Kindred Bournemouth

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About Kindred Bournemouth

Name Kindred Bournemouth
Ofsted Inspections
Address 9-11 Kinson Road, BOURNEMOUTH, BH10 4AQ
Phase Childcare on Non-Domestic Premises, Full day care
Gender Mixed
Local Authority Bournemouth,ChristchurchandPoole
Highlights from Latest Inspection

What is it like to attend this early years setting?

The provision is good

Children are confident to come into the welcoming nursery where staff greet them warmly and support them into activities of their choice. Key persons know their children particularly well and are able to recognise when they need reassurance, and as a result, all children show good levels of confidence.

Children's behaviour is good. They show consideration to others and cooperate well. For example, pre-school children wait patiently for their friends to finish measuring objects before they can use the tape measure.

Staff deliver an interesting curriculum that takes into account children's individual needs and interests.... Staff are clear about what the children need to learn next and ensure their interaction and teaching support this. For example, when staff find a worm, they encourage the older children to notice its features and measure it to learn about size.

Staff encourage them to make their own worms from dough. Children show great excitement and use their language well to express themselves. Babies explore water by tipping and pouring using a variety of resources.

They watch with wonder when staff spin a metal ball in the water. With good staff input, toddlers are beginning to compare size and weight and recognise which cake is the heaviest as they make birthday cakes in their role play.Staff build good relationships with parents.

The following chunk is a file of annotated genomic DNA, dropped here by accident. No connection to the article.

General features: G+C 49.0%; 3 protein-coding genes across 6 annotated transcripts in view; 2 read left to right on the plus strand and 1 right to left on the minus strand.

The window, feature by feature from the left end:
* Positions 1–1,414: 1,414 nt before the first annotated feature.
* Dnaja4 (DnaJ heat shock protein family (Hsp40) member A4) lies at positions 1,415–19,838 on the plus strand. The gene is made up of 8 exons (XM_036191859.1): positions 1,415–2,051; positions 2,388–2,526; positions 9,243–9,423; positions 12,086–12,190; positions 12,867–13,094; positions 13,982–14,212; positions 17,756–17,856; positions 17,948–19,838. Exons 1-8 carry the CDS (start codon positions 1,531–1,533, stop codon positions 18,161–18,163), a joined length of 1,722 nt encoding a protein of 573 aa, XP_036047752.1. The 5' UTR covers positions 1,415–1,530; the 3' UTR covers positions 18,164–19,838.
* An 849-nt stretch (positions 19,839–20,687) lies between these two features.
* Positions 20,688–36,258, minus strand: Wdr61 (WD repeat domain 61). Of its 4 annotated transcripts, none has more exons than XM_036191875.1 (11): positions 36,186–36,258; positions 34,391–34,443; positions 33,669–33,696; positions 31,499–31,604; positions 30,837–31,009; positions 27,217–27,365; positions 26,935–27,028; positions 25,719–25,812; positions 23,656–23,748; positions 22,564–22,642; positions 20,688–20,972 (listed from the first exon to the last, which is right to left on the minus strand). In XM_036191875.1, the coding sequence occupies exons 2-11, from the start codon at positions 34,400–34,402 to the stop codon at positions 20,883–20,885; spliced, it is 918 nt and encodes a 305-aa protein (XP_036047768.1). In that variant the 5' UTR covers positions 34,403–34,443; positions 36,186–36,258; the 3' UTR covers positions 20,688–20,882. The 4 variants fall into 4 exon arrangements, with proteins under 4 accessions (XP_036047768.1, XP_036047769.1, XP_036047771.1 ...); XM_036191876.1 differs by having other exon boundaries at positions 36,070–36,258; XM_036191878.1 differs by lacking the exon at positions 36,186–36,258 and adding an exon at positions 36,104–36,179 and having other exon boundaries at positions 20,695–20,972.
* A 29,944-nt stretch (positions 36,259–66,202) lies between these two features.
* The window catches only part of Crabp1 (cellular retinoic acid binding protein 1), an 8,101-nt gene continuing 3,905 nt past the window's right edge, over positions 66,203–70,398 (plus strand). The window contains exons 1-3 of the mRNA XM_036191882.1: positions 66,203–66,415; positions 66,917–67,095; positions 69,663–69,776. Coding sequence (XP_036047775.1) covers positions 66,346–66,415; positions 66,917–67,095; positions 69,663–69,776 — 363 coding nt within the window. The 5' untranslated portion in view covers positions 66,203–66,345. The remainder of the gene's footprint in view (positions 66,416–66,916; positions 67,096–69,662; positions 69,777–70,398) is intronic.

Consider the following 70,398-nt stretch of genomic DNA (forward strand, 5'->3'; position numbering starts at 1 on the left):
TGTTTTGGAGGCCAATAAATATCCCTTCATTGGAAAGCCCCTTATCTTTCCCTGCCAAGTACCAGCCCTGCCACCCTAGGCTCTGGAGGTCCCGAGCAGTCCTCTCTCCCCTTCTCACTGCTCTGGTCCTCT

They communicate in a variety of ways to ensure that parents are well informed about their child's progress and how they can support them at home.

What does the early years setting do well and what does it need to do better?

The new management team has worked hard since the last inspection to make sure that children's individual needs are met and they make good progress in their learning. Staff have benefited from targeted training that has increased their knowledge and skills in supporting and meeting children's care and sleeping needs.

Staff are clear on how to manage children's behaviour and safeguarding matters. In addition, management brings in experienced staff from their sister setting twice a week to role model good practice and raise standards. As a result, the staff team has more confidence and implements an effective curriculum.

Children with special educational needs and/or disabilities are well supported. The special educational needs coordinator is very knowledgeable and supportive of parents and staff. She works with different specialists to make sure she is fully informed of the children's individual needs.

As a result, children make good progress.Staff place a high emphasis on communication, language and personal, social and emotional development to make sure children have these as secure foundations for learning. Staff use a variety of ways to communicate.